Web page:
In the equally reverential Venus of Urbino, Titian’s squarish upper-right portion of the canvas could almost pass for a picture hanging on the wall or a mirror reflecting activity within the viewer’s space, so dramatic is the composition’s discontinuous perspective and aberrations of scale.32 Under these visual circumstances, the activity of the maidservants who rummage around in a cassone for an ensemble befitting a noblewoman (or, more likely, a courtesan) constitutes an entirely distinct realm from the one inhabited by the luscious beauty positioned so close to the picture plane.
Reclining on a white sheet that ineffectively covers the bed on which it is spread (perhaps ruffled by recent action or hastily laid down in anticipation of some), this lovely young woman tenderly holds in her right hand a corsage of pink flowers, a rose from which has escaped and fallen onto the exposed portion of the underlying red mattress. The beauty’s left arm gently snakes over her abdomen and ends in a hand that possesses her mons pubis where, with thumb and forefinger, it busily engages in self-pleasurable behavior.
Whatever socially acceptable function the Venus of Urbino was purportedly created to fulfill, first and foremost it is a tour de force of erotica performed by Venice’s premier artist of the time. The middle-aged Titian must have spent more than a few pleasurable hours vicariously caressing with his brush on canvas the sexy female model with the come-hither eyes.
The painting that emerged from that encounter conveys “the thoughts and feelings of [his] spirit,”33 epitomizing Dolce Aretino’s venustà (charm)–the non so che (literally, I don’t know what) that defines great works of art.34 Neither Michelangelo nor Raphael ever achieved in their art the beauty that Titian could in his paintings of female nudes.
1 Mark W. Roskill, Dolce’s Aretino and Venetian Art Theory of the Cinquecento (Toronto: University of Toronto Press, 2000), 219.
2 Ibid., 7.
3 Ibid., 34.
4 D. R. Edward Wright, “Structure and Significance in Dolce’s L’Aretino,” The Journal of Aesthetics and Art Criticism 45, no. 3 (Spring 1987): 275.
5 For example, on p. 34 of Roskill’s translation of the Dialogue, when Fabrini admits ignorance about “painters who [fooled] birds and horses,” Aretino begins his explanation with, “Even young children know…” Roskill., 151. On p. 44, Aretino decides that Fabrini’s wrong-headed convictions stem from his letting his “affection” sway his opinions. Ibid., 171.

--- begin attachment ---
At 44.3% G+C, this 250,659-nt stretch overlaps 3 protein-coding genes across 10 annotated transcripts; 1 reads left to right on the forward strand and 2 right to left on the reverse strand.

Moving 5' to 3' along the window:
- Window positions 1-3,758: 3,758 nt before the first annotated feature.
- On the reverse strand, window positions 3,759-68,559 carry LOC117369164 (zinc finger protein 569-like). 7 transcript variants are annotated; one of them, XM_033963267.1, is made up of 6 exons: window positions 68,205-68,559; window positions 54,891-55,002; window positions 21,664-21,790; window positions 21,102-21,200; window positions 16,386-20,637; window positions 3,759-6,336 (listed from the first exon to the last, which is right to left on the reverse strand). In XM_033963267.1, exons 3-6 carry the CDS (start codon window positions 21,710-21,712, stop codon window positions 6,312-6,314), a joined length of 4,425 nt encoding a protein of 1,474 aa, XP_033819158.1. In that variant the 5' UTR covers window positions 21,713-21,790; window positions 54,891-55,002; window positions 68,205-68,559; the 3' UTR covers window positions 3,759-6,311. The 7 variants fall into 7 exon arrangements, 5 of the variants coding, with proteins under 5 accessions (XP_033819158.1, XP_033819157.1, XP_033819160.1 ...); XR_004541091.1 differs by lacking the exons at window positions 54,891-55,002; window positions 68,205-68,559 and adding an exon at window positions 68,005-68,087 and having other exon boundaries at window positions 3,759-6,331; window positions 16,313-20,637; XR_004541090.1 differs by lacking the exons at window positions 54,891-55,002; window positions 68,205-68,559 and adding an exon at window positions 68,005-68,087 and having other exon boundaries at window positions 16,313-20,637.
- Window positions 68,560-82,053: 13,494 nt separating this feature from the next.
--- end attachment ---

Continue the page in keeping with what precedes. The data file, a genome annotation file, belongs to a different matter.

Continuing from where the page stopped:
6 Roskill, 320-324.
7 Ibid., 185-195.
8 Ibid., 99.
9 Ibid., 101.
10 Ibid., 103.
11 Ibid., 101.
12 Ibid., 171.
13 Erica Tietze-Conrat, “Neglected Contemporary Sources Relating to Michelangelo and Titian,” The Art Bulletin 25, no. 2 (June 1943), 154-156.
14 For Michelangelo’s poems for, and letters to and from, Tommaso de’ Cavalieri, see Stephanie Buck, ed., Michelangelo’s Dream (London: Courtauld Gallery, 2010), 76-97.
15 Fredrika H. Jacobs, “Aretino and Michelangelo, Dolce and Titian: Femmina, Masculo, Grazia,” The Art Bulletin 8, no. 1 (March 2000), 55.
16 Roskill, 143.
17 For other possible sources, see Paul F. Watson, “Titian and Michelangelo: The Danaë 1545-1546, Collaboration in Italian Renaissance Art (New Haven: Yale University Press, 1978), 245-254.
18 Roskill, 173.
19 Ibid., 169.
21 Ibid., 215.
22 In a letter to his patron Philip II of Spain, Titian wrote, “Because the figure of the Danaë, which I have already sent to your Majesty, is seen entirely from the front, I have chosen…to…show the opposite side, so that the room in which they are to hang will seem more agreeable.” Quoted in Jacobs, 61.
23 Roskill, 215.
24 Ibid., 217 and 351.
25 Ibid., 217.
26 David Rosand, “So-and-So Reclining on Her Couch,” Titian’s “Venus of Urbino,” ed., Rona Geffen (New York: Cambridge University Press, 1997), 42.
27 Daniel Arasse, “The Venus of Urbino, or the Archetype of a Glance,” in Geffen, 92.
28 Rona Geffen, “Sex, Space, and Social History in Titian’s Venus of Urbino, in Geffen, 63-90.
29 Arasse, 98.
30 Roskill, 149.
31 Arasse, 93.
32 Geffen, 83.
33 Roskill, 97.
34 Ibid., 175 and 176.